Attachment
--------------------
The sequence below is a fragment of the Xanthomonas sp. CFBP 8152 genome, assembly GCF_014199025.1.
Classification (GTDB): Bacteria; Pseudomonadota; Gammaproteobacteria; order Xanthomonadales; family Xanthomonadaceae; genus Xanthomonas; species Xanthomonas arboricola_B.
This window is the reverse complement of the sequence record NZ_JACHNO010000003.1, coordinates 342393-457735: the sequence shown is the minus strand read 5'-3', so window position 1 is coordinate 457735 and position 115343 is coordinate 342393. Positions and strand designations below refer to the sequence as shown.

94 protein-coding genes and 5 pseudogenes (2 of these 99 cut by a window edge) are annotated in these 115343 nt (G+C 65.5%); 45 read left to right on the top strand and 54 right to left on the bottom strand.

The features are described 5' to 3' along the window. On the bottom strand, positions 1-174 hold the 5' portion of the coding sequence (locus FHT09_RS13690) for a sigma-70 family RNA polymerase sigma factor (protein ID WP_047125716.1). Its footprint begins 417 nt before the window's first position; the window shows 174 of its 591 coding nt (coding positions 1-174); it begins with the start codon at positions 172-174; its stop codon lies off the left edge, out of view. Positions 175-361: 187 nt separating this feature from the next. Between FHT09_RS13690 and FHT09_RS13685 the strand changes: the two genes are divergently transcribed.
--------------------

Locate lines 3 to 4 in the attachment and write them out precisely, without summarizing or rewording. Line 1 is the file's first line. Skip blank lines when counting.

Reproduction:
This window is the reverse complement of the sequence record NZ_JACHNO010000003.1, coordinates 342393-457735: the sequence shown is the minus strand read 5'-3', so window position 1 is coordinate 457735 and position 115343 is coordinate 342393. Positions and strand designations below refer to the sequence as shown.

94 protein-coding genes and 5 pseudogenes (2 of these 99 cut by a window edge) are annotated in these 115343 nt (G+C 65.5%); 45 read left to right on the top strand and 54 right to left on the bottom strand.